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Impressions of BETT 2013

What a week this has been! The Education World Forum kicked it off, where I had the pleasure of discussing matters of consequence with some very interesting people, followed by a gruelling but fun BETT. More about the EWF soon; for now, I'd like to focus on BETT.

In case you’re not aware of what BETT is, it’s the biggest education technology show in the world, so I’m told. This year 42,000 people have pre-registered, compared with around 30,000 last year. Back in 2012, around a third of visitors were from overseas, and this year there was, again, very much an international feel to the event. There were plenty of exhibitors from abroad, and I overheard foreign tongues being spoken all the time. And in the seminar I chaired on the topic of The new realities of mobile learning: what school leaders need to know, the Danish Minister of Education was in the audience. And, I ought to say, that seminar was itself supported, instigated actually, by Technology and Learning.

I always enjoy BETT, but I think the experience is very much a subjective one. If you know what you are going to look for, and you find it, then it’s great. If not, or if you find nothing to ‘wow’ you, then  it can easily be merely tiring. My impression of the first few hours of the first day was that not many people were around, but I may have been the victim of an optical illusion caused by being in a vast cavern of a place compared with the much more cramped venue of previous years.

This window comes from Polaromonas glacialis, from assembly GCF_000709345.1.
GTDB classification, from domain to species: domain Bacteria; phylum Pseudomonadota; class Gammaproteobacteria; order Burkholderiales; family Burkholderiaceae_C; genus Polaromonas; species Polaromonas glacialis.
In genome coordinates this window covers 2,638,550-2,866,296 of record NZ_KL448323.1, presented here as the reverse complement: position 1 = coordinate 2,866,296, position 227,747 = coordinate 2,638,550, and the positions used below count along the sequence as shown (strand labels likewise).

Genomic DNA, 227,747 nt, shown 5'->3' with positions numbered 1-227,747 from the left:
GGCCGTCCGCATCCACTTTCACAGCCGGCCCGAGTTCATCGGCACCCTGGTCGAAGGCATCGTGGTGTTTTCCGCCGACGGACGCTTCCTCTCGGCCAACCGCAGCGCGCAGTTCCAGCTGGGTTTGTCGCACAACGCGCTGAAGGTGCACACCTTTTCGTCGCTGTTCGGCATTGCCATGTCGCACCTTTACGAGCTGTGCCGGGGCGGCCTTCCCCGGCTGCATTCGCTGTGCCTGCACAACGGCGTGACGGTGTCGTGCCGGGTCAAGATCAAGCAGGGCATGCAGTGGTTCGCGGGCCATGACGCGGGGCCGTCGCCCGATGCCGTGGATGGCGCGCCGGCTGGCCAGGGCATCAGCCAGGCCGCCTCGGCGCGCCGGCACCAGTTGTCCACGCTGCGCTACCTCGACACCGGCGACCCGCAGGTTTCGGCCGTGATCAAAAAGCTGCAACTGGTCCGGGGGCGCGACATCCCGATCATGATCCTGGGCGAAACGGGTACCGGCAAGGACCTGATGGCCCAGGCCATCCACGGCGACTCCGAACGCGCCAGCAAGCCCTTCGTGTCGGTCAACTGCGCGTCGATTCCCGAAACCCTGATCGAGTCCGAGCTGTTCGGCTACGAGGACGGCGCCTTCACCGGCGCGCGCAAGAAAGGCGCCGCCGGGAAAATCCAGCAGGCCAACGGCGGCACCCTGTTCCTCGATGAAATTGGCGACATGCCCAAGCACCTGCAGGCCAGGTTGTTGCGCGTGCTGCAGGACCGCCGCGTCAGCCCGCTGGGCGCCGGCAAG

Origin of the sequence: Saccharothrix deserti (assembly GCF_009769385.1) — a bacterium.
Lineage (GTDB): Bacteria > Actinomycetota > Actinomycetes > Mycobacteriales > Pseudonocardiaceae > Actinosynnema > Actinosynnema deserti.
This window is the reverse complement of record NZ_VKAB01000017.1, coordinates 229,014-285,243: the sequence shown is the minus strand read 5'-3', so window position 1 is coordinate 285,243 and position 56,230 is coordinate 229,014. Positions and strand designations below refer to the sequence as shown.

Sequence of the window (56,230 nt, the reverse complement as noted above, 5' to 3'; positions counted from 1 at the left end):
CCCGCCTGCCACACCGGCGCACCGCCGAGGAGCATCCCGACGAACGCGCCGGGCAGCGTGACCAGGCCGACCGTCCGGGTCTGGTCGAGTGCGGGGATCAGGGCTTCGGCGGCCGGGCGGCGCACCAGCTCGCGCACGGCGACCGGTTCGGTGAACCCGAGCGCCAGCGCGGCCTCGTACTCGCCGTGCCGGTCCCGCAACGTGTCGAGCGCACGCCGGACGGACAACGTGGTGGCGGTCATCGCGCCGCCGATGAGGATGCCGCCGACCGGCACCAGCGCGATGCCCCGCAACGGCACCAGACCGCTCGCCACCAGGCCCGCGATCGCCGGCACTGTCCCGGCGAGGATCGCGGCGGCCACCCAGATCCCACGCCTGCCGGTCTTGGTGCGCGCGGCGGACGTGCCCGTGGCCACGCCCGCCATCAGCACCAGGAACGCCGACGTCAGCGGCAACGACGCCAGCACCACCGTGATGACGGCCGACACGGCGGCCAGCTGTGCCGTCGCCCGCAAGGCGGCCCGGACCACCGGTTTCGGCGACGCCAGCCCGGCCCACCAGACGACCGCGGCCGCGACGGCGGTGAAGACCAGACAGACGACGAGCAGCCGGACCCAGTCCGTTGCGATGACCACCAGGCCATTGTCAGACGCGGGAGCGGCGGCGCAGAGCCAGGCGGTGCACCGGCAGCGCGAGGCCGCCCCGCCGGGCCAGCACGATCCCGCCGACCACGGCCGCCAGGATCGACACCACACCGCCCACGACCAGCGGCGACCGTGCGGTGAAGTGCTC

On the Friday afternoon it was definitely emptier than in previous years, and the exhibitors more tired. I have my views on that, which I will share in a forthcoming post.

The show was opened by Dr Vince Cable, who is in charge of Business, innovation and skills. Given the location of the BETT show this year, in the up and coming east side of London (think ‘Digital Shoreditch’) and the expansion of the show to include Learning at Work, and this was perhaps rather apposite. He talked about the importance of technology in education, not least as part of the means of meeting the demand for education and training. There is a pretty good article about his speech on the V3 website.

I met some interesting people, saw some interesting products, and interviewed half a dozen or so colleagues. I will be reporting on all this in due course.

To end this brief article, watch the even briefer interview with Kevin Hogan, Editorial Director of the Technology and Learning Group, and a visitor to, and friend of, BETT, from the USA.

Kevin Hogan talks about BETT, and Bring Your Own Device

If you have been to BETT, why not give your opinion of the most noteworthy products and services, advice to
colleagues from your perspective, and what trends you spotted? If you would like to do so, please complete this
incredibly short questionnaire:

BETT 2013 Review

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